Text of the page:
Obesity, Inflammation, and Clinical Outcomes in COVID-19: A Multicenter Prospective Cohort Study

Christina G Hutten, Kishan Padalia, Alexi Vasbinder, Yiyuan Huang, Anis Ismail, Ian Pizzo, Kristen Machado Diaz, Tonimarie Catalan, Feriel Presswalla, Elizabeth Anderson, Grace Erne, Brayden Bitterman, Pennelope Blakely, Evangelos J Giamarellos-Bourboulis, Sven H Loosen, Frank Tacke, Athanasios Chalkias, Jochen Reiser, Jesper Eugen-Olsen, Mousumi BanerjeeRodica Pop-Busui, Salim S Hayek


CONTEXT: Obesity is a risk factor for coronavirus disease 2019 (COVID-19)-related outcomes; however, the mechanism remains unclear.

OBJECTIVE: The objective of this analysis was to determine whether inflammation mediates the association between obesity and COVID-19 outcomes.

DESIGN: The International Study of Inflammation in Covid-19 (ISIC): A Prospective Multi-Center Observational Study Examining the Role of Biomarkers of Inflammation in Predicting Covid-19 Related Outcomes in Hospitalized Patients.

SETTING: Ten hospitals in the United States and Europe.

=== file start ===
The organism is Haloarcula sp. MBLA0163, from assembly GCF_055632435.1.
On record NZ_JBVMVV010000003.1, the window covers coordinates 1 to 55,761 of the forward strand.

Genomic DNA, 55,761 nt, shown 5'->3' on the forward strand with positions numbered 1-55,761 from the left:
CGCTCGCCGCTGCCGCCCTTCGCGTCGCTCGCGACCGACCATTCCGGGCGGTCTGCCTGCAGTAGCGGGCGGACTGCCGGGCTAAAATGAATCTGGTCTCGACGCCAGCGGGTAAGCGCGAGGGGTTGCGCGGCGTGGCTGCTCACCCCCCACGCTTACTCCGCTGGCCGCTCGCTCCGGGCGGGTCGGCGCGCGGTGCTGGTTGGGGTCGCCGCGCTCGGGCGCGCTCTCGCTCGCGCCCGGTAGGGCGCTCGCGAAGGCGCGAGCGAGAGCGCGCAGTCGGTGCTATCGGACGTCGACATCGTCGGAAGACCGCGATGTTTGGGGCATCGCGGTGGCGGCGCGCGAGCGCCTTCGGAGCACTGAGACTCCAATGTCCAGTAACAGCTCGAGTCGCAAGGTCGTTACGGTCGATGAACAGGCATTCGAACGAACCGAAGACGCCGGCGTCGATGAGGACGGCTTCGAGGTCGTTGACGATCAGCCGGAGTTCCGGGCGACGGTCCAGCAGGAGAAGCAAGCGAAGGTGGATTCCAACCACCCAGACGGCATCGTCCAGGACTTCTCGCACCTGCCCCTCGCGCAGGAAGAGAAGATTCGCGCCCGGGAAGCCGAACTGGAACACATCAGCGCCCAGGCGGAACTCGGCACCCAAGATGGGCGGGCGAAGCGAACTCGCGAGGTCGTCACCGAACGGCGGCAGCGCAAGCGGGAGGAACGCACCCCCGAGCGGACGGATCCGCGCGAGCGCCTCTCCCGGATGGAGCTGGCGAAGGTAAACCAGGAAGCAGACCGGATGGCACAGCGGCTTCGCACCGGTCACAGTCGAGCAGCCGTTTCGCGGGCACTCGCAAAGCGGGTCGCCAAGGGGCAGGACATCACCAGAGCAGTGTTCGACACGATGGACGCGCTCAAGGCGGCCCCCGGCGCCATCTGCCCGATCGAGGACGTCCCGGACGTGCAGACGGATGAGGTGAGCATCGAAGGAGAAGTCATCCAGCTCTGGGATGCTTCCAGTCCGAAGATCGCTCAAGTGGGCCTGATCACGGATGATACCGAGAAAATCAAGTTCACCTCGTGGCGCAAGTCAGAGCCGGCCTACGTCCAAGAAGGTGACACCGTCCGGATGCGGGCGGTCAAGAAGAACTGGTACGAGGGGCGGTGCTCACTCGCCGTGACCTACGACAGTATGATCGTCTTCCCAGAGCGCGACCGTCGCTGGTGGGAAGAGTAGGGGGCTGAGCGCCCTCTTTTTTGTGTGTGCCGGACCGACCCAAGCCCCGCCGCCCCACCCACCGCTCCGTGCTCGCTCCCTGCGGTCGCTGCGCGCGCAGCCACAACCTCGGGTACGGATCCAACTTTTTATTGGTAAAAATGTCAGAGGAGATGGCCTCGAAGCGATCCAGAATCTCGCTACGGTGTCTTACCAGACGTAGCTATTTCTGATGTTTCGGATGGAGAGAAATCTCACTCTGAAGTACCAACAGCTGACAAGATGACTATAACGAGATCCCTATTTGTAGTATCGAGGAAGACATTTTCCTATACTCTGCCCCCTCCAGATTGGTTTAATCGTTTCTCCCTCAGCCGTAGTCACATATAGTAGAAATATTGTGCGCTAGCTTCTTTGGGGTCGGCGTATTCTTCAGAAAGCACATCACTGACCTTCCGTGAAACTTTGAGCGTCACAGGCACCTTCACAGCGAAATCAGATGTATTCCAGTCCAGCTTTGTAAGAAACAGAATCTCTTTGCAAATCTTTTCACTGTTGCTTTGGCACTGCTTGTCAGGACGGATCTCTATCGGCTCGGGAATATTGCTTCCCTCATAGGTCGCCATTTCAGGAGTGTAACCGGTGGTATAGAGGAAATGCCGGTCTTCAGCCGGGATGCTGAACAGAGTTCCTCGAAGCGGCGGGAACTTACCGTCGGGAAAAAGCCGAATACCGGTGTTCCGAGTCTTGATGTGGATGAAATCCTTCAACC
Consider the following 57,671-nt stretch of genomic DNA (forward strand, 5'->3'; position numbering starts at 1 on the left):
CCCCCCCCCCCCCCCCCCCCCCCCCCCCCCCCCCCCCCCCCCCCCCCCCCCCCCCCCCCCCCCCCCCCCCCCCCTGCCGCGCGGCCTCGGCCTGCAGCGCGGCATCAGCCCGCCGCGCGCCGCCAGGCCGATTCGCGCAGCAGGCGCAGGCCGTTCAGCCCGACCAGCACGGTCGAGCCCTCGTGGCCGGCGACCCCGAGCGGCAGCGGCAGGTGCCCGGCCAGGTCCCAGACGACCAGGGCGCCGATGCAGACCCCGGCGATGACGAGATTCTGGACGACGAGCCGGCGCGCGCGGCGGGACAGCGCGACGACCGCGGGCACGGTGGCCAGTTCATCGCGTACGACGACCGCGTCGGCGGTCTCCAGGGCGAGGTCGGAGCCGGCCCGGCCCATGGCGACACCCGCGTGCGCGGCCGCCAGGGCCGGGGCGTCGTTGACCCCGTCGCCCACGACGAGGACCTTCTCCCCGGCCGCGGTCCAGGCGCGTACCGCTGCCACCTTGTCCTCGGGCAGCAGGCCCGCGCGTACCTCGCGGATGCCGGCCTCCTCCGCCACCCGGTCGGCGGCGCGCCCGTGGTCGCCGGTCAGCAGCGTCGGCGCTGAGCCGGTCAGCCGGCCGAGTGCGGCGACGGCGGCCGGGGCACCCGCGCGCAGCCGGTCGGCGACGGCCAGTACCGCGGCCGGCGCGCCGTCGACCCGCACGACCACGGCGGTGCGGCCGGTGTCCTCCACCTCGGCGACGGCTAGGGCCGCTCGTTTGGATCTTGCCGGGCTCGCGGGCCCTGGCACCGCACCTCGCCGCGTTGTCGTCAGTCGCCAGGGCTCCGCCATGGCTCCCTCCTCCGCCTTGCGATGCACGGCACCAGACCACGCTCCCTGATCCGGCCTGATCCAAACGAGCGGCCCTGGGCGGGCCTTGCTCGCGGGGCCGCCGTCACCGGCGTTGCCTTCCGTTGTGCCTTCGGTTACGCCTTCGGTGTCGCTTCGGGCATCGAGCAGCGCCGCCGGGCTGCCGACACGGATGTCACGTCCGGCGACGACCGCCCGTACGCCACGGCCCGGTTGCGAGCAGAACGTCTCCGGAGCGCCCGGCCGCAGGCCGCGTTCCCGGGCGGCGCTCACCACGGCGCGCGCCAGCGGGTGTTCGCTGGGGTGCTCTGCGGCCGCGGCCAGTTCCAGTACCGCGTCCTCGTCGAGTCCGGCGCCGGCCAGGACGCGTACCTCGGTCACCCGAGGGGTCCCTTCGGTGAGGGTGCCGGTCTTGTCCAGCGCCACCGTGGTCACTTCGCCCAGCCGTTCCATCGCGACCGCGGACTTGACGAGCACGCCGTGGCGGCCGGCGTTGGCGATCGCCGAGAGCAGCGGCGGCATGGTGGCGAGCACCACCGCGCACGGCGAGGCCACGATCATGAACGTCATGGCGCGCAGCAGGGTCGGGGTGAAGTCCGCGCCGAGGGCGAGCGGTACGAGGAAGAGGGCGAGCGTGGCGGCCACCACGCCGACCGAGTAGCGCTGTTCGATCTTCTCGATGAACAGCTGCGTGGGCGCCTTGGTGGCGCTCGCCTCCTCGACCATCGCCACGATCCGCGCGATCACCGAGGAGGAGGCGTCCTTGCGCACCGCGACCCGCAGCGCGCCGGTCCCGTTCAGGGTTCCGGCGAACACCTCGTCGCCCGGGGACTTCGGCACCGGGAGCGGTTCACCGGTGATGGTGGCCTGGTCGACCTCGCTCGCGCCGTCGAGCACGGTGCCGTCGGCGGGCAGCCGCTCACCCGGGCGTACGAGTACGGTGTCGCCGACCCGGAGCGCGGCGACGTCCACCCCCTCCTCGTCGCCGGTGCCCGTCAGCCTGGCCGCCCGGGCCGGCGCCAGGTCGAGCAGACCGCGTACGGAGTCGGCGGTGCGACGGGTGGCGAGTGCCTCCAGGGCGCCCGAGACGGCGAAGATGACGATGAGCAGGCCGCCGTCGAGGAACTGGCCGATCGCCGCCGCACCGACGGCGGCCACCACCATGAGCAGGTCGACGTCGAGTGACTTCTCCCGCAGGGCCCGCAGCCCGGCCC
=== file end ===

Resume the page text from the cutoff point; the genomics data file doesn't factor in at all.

PARTICIPANTS: Adults hospitalized specifically for COVID-19 between February 1, 2020, through October 19, 2022.

MAIN OUTCOME MEASURES: Inflammatory biomarkers, including soluble urokinase plasminogen activator receptor (suPAR), were measured at admission. Associations were examined between body-mass index (BMI, kg/m2) and a composite of death, need for mechanical ventilation, and renal replacement therapy, stratified by pre- and post-Omicron variants. The contribution of inflammation to the relationship between obesity and outcomes was assessed.

RESULTS: Among 4644 participants (mean age 59.3, 45.6% male, 21.8% BMI≥35), those with BMI>40 (n=485) had 55% higher odds of the composite outcome (95% CI[1.21 to 1.98]) compared to non-obese individuals (BMI<30, n=2358) in multivariable analysis. In multiple mediation analysis, only suPAR remained a significant mediator between BMI and composite outcome. Associations were amplified for participants younger than 65 years and with pre-Omicron variants.

CONCLUSION: Obesity is associated with worse outcomes in COVID-19, notably in younger participants and in the pre-Omicron era. Inflammation, as measured by suPAR, is a significant mediator of the association between obesity and COVID-19 outcomes.

Original languageEnglish
JournalThe Journal of clinical endocrinology and metabolism
Publication statusE-pub ahead of print - 18 Apr 2024


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